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Wednesday, 2 September 2009

How Socialism and Mixed Markets (confused Capitalism) Destroyed Malaysian Economy

How Socialism and Mixed Markets (confused Capitalism) Destroyed Malaysian Economy

By: Ahmad Syah Ejaz Bin Hj. Ismail

Malaysia went through the 21st Century with a confused economic market. Losing it’s competitiveness to the newly developing nations mostly from the old block of Communist countries in Southeast Asia particularly Vietnam. The concerned issues were not only the Foreign Direct Investment (FDIs) were siphoned out of the Malaysian domestic markets but also the shifting of the potentially new growth areas such as Halal Industry where the Capital seems to be uninterested and nowadays are more interested to venture into another form of business profits in other countries where there seems to be no boundaries in everything.

The new kind of markets that currently are developing in the 21st Century cannot be comprehended by the Malaysian policy makers. End were the days of the government spending makes the domestic economy moving and enter the new type of business warfare where efficiency, sharp edges developmental initiatives, and peoples power (democracy) is spearheading the nations development. One of the most important factors that were not understood by the Malaysian policy makers were consumer demand and consumer purchasing power. These two factors determine how the domestic markets behave and up to an extent explained how the well being of the domestic communities were measured mostly resulted a referendum through the ballot box.

During the Cold War, Malaysian economy took a safe passageway by adopting the so called mixed markets systems where private enterprises were controlled thoroughly by the government. It is understandable that by taking such a mixed markets policy, Malaysia would create a friendly relation among both block either the Capitalist or the Communist. This method does give an advantage towards Malaysia where at that time they were only competing mostly among the few democratic Capitalist countries such as Singapore, and others were a failed state such as Philippines that at that time were marred by unending corrupt authoritarian regime meanwhile an industrious countries such as Vietnam, Cambodia, Indonesia were still closing its domestic market from foreign competition. This scenario changed abruptly in the 21st Century where an industrious country such as Vietnam begins to open its markets to open trade and open competition.

Mixed markets systems sound very benign but on reality they are meaningless. Mixed markets would encourage the government to spend money endlessly in an effort to create a consumer demand. Most of the spending done is without bearing where the emphasized would only be the amount of the spending not on the effect of the spending done. There would be no break even point to determine how successes the spending efforts were done but only on who the spending had been made. This would only create an unproductive community marred by corrupt practices among the government agencies themselves. Not to mention the unproductive and uncompetitive psychological effects among the citizens that keeps asking for government assistance in their daily life.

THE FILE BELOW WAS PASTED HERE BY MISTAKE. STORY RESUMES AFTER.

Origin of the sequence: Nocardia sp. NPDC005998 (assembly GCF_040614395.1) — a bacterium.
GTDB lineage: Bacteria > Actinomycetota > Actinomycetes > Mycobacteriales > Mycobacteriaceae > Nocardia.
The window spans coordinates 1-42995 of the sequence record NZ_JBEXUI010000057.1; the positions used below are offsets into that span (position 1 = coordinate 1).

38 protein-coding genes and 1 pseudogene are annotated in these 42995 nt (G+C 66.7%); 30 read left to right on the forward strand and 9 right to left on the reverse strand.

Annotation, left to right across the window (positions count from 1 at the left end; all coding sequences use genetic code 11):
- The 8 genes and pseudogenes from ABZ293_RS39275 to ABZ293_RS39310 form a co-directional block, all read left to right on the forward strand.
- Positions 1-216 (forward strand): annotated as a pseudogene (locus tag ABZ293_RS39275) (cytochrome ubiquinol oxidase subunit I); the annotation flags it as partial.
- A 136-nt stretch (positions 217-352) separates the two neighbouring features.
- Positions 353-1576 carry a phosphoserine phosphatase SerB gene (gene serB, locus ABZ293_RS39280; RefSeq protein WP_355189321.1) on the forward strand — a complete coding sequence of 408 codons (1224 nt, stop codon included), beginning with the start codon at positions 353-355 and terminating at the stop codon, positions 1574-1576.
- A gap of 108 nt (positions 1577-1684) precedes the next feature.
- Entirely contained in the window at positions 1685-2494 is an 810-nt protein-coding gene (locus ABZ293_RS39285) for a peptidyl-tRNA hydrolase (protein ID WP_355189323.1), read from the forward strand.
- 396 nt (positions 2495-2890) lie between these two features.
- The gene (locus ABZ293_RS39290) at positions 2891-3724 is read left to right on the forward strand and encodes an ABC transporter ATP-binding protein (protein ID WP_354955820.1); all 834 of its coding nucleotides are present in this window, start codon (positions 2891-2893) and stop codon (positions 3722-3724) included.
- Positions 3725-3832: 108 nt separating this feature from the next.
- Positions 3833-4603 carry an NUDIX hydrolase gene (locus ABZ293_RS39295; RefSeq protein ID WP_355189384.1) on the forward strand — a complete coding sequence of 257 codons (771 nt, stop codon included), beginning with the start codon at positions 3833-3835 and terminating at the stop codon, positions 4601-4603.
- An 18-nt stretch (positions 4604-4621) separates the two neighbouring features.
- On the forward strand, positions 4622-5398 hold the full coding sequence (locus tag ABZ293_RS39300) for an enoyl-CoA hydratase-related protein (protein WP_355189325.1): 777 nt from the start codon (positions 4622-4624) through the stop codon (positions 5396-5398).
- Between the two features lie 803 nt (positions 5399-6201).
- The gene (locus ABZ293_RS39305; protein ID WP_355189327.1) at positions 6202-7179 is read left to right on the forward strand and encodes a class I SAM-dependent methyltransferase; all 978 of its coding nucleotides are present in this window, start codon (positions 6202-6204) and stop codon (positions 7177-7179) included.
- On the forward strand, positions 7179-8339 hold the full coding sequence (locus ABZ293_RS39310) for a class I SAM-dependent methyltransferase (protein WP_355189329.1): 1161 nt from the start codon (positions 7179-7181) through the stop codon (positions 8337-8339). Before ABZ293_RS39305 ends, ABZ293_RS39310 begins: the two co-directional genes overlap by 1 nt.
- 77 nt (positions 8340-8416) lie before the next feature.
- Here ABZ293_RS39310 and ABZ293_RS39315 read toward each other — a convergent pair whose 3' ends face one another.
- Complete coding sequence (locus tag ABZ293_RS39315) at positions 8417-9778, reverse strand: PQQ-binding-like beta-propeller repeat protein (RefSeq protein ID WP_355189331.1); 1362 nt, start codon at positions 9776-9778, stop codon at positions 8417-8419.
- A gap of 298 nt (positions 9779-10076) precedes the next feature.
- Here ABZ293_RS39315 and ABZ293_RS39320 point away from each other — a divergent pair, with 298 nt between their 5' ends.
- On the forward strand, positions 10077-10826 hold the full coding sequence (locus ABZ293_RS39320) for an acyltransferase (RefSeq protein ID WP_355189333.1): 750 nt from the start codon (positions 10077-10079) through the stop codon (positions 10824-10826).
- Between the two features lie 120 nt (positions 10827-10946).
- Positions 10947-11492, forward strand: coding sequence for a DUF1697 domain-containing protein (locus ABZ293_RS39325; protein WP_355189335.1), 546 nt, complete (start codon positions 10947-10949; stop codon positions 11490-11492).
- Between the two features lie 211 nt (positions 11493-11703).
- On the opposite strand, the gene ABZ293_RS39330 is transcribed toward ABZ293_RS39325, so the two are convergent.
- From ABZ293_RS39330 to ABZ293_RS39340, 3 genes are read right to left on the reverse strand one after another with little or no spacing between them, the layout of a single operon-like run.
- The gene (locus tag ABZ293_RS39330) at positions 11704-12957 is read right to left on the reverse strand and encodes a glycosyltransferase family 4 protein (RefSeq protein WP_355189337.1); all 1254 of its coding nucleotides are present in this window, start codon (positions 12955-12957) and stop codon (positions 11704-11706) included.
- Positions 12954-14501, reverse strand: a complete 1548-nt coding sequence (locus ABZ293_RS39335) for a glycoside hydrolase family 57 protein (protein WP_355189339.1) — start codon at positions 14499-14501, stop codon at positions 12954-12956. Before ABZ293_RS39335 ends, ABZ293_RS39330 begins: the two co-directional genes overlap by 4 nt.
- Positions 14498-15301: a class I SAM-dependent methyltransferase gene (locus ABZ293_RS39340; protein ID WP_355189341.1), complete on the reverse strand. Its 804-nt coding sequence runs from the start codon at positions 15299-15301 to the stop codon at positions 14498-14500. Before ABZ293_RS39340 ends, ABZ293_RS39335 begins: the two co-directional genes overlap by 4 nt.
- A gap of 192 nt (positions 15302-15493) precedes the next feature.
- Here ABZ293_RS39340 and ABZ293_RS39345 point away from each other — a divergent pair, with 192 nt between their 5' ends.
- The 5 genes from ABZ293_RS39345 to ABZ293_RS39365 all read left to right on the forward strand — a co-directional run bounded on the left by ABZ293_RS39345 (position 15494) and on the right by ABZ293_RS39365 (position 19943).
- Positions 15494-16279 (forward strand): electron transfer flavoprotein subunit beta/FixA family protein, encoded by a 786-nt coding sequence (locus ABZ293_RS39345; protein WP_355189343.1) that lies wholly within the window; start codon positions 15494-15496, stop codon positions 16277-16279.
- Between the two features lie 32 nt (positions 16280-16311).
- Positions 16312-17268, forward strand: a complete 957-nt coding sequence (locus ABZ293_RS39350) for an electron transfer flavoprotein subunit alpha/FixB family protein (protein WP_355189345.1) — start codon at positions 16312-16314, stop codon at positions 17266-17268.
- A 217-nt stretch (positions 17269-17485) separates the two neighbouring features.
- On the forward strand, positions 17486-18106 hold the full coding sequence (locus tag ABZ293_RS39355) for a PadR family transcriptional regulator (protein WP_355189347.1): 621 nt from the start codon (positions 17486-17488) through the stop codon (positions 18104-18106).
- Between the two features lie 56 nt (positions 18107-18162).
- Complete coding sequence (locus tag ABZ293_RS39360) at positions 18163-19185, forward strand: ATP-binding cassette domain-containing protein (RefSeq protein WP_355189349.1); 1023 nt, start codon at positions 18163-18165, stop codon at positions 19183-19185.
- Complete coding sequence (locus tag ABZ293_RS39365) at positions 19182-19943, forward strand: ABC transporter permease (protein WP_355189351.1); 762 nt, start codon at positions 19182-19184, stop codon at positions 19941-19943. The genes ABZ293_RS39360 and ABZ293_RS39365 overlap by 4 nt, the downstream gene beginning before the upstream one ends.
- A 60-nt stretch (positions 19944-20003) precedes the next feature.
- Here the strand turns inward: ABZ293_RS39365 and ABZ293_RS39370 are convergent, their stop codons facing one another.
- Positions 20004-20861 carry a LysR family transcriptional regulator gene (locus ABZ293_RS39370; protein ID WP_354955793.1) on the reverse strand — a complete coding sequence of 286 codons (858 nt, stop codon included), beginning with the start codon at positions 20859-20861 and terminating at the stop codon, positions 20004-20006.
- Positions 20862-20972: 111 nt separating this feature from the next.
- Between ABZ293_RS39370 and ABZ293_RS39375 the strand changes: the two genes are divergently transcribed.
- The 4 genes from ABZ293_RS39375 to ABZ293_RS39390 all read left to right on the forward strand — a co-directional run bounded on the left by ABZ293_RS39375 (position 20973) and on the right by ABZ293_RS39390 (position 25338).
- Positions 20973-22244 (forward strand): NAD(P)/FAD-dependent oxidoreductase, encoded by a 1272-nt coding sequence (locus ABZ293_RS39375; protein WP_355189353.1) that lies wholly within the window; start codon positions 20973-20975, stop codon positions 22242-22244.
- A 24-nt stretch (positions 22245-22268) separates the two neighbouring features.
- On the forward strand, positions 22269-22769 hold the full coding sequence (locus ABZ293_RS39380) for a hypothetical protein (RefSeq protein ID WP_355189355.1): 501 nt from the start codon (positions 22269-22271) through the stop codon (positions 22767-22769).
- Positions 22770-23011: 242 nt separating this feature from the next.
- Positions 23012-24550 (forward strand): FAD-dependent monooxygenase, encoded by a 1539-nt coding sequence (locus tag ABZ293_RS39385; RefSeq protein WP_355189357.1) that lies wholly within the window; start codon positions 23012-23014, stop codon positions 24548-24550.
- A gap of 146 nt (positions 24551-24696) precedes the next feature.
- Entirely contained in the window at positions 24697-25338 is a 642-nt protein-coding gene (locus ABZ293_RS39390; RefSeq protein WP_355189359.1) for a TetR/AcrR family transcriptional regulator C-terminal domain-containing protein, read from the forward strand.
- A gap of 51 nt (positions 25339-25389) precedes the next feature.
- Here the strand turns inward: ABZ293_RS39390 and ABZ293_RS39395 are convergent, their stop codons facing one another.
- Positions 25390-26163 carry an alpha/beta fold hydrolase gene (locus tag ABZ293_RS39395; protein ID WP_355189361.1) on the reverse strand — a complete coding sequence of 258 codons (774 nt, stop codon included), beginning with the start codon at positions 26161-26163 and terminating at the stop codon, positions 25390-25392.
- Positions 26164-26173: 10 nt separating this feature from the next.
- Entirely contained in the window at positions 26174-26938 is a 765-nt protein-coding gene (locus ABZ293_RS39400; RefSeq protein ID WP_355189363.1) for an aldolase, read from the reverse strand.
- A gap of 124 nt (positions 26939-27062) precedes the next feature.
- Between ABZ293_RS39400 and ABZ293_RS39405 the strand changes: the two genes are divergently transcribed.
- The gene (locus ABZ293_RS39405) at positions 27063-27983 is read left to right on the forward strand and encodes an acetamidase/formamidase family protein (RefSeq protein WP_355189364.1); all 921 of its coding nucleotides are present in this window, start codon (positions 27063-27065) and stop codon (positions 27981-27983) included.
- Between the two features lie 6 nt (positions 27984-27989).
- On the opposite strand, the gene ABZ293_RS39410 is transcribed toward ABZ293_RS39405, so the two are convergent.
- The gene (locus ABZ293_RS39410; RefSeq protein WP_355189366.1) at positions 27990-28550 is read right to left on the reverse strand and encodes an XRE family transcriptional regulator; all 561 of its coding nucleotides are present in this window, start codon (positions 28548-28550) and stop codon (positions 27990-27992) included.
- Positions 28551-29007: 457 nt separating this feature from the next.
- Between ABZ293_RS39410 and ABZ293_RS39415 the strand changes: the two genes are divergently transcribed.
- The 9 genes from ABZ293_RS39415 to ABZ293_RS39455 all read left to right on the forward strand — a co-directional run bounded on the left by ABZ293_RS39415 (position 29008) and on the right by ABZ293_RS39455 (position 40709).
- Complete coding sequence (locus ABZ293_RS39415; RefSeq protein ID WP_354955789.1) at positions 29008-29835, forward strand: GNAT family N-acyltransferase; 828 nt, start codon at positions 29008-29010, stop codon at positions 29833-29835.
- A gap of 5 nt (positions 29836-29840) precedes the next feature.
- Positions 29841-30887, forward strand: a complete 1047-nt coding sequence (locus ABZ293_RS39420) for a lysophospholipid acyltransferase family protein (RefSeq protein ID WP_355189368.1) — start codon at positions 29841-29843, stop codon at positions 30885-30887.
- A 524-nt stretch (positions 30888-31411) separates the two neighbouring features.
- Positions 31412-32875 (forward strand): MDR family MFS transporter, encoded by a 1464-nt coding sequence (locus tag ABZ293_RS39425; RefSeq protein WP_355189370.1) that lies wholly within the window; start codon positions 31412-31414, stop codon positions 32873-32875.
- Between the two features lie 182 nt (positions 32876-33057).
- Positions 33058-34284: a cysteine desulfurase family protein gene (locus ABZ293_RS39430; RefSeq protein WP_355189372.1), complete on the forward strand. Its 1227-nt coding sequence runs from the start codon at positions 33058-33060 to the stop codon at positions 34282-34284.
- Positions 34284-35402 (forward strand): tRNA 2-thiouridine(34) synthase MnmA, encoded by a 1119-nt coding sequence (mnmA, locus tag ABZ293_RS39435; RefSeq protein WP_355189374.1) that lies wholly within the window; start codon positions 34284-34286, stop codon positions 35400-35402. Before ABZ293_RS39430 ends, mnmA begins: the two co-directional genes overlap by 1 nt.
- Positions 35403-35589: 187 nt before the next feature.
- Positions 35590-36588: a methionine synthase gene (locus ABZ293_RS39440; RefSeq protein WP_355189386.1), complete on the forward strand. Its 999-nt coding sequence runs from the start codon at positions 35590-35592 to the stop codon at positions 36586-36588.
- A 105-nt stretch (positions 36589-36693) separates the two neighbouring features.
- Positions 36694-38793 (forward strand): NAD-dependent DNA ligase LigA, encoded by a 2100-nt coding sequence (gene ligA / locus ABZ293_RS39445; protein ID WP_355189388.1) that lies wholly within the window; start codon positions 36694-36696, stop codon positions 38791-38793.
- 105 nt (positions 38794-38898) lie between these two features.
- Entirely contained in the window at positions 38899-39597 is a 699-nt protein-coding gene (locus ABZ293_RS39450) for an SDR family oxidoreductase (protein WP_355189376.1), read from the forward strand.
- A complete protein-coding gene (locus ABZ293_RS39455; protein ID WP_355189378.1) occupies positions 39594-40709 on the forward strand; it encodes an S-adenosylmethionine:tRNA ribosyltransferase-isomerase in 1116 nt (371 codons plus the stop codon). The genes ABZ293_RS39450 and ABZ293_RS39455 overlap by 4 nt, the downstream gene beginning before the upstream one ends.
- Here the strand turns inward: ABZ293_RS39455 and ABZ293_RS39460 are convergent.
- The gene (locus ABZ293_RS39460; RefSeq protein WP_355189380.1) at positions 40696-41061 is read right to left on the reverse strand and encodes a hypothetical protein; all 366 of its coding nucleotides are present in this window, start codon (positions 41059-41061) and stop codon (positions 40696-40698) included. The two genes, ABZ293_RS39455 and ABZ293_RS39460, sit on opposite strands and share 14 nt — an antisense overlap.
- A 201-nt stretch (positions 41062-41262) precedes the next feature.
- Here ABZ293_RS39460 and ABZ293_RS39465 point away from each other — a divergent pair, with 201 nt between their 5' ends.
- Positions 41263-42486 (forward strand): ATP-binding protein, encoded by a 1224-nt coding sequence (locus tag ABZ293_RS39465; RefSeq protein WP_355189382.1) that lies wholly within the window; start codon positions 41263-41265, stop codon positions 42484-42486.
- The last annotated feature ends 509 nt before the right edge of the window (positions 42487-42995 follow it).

Mixed markets systems had created a confused domestic market with an unbalanced psychological effect towards the Malaysian consumers. In lieu of the situations, the domestic markets is having a difficulties in determining the true demand of the domestic consumers as this can be see through the experienced of a glitch in the chain of the food supplies such as sugar, flour or cooking oil especially during the festive seasons where the usage of these materials were far high than usual. This problem arises due to how unnecessarily the government intervenes in the reactive markets of price and demands where normatively the government would impose a cap on the price of an item to stem inflation. Even benign in the intention, but such a quixotic method would destroy the connection between price and demand which would result in difficulties among the traders or suppliers to supply the demanded items to the consumer especially into where, when and what amount?

The above problems happens in the semi open domestic markets where the current consumers are having a high purchasing power to purchase basically anything that they coveted but on the contrary not the daily necessaries. This classic Soviet Russia problem happened in Malaysia in the new era due to the break up of the chain of supply and demand factors and the absence of the price signal to the private enterprises in order for them to give services unto the vacuum of a basic essentials in the domestic market and a surely profited demands stemmed unnecessarily by the kiasu government.


The Economics of Innocent Fraud by John Kenneth Galbraith. Houghton Mifflin Company, BostonNew York, 2004.

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